They are formed when the calcium carbonates dissolved in groundwater get deposited once the water evaporates.These structures are commonly found in limestone caves.Stalactites are calcium carbonate deposits hanging as icicles while Stalagmites are calcium carbonate deposits which rise up from the floor.When a stalactite and stalagmite happened to join together, it gives rise to pillars or columns of different diameters.
Masses of ice moving as sheets over the land (continental glacier or piedmont glacier if a vast sheet of ice is spread over the plains at the foot of mountains) or as linear flows down the slopes of mountains in broad trough-like valleys (mountain and valley glaciers) are called glaciers.
Cirques are the most common of landforms in glaciated mountains. They are deep, long and wide troughs or basins with very steep concave to vertically dropping high walls at its head as well as sides. A lake of water can be seen quite often within the cirques after the glacier disappears. Such lakes are called cirque or tarn lakes.
Horns and Serrated Ridges
Horns form through head ward erosion of the cirque walls. If three or more radiating glaciers cut headward until their cirques meet, high, sharp pointed and steep sided peaks called horns form.
Glaciated valleys are trough-like and U-shaped with broad floors and relatively smooth, and steep sides. There may be lakes gouged out of rocky floor or formed by debris within the valleys. There can be hanging valleys at an elevation on one or both sides of the main glacial valley. Very deep glacial troughs filled with sea water and making up shorelines (in high latitudes) are called fjords/fiords.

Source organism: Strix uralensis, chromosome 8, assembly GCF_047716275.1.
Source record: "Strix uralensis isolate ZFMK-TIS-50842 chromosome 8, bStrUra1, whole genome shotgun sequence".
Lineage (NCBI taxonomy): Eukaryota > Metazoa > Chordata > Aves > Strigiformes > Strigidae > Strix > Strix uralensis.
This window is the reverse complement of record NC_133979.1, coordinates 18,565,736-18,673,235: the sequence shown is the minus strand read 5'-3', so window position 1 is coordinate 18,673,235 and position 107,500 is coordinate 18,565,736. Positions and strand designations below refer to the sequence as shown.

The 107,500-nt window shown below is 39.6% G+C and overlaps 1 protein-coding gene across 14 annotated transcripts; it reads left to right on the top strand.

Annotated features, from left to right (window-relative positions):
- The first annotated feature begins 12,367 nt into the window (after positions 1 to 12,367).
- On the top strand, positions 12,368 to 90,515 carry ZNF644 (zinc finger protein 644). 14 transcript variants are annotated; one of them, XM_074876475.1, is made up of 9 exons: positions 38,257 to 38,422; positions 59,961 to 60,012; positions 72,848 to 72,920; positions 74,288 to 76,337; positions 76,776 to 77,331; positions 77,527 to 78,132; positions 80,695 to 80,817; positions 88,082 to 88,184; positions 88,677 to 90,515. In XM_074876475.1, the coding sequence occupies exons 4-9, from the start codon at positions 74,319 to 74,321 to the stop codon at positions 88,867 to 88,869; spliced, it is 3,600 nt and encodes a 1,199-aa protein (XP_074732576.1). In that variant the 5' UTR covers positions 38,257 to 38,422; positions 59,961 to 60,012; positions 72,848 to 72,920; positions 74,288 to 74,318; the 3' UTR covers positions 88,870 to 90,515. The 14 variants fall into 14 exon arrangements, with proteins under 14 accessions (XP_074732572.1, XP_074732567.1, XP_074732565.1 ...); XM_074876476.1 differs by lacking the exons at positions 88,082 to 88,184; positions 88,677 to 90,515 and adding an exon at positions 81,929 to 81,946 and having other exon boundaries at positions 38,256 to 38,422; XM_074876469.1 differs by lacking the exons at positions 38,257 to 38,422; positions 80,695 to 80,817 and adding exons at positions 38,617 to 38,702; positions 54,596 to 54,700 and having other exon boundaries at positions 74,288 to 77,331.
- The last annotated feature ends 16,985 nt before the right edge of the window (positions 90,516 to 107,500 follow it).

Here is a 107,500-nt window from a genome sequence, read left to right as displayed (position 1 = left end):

They are long ridges of deposits of glacial till. Terminal moraines are long ridges of debris deposited at the end (toe) of the glaciers. Lateral moraines form along the sides parallel to the glacial valleys. The lateral moraines may join a terminal moraine forming a horse-shoe shaped ridge. deposits varying greatly in thickness and in surface topography are called ground moraines.
When glaciers melt in summer, the water flows on the surface of the ice or seeps down along the margins or even moves through holes in the ice. These waters accumulate beneath the glacier and flow like streams in a channel beneath the ice. Such streams flow over the ground (not in a valley cut in the ground) with ice forming its banks. Very coarse materials like boulders and blocks along with some minor fractions of rock debris carried into this stream settle in the valley of ice beneath the glacier and after the ice melts can be found as a sinuous ridge called esker.
The plains at the foot of the glacial mountains or beyond the limits of continental ice sheets are covered with glacio-fluvial deposits in the form of broad flat alluvial fans which may join to form outwash plains of gravel, silt, sand and clay.
Drumlins are smooth oval shaped ridge-like features composed mainly of glacial till with some masses of gravel and sand. The long axes of drumlins are parallel to the direction of ice movement. They may measure up to 1 km in length and 30 m or so in height.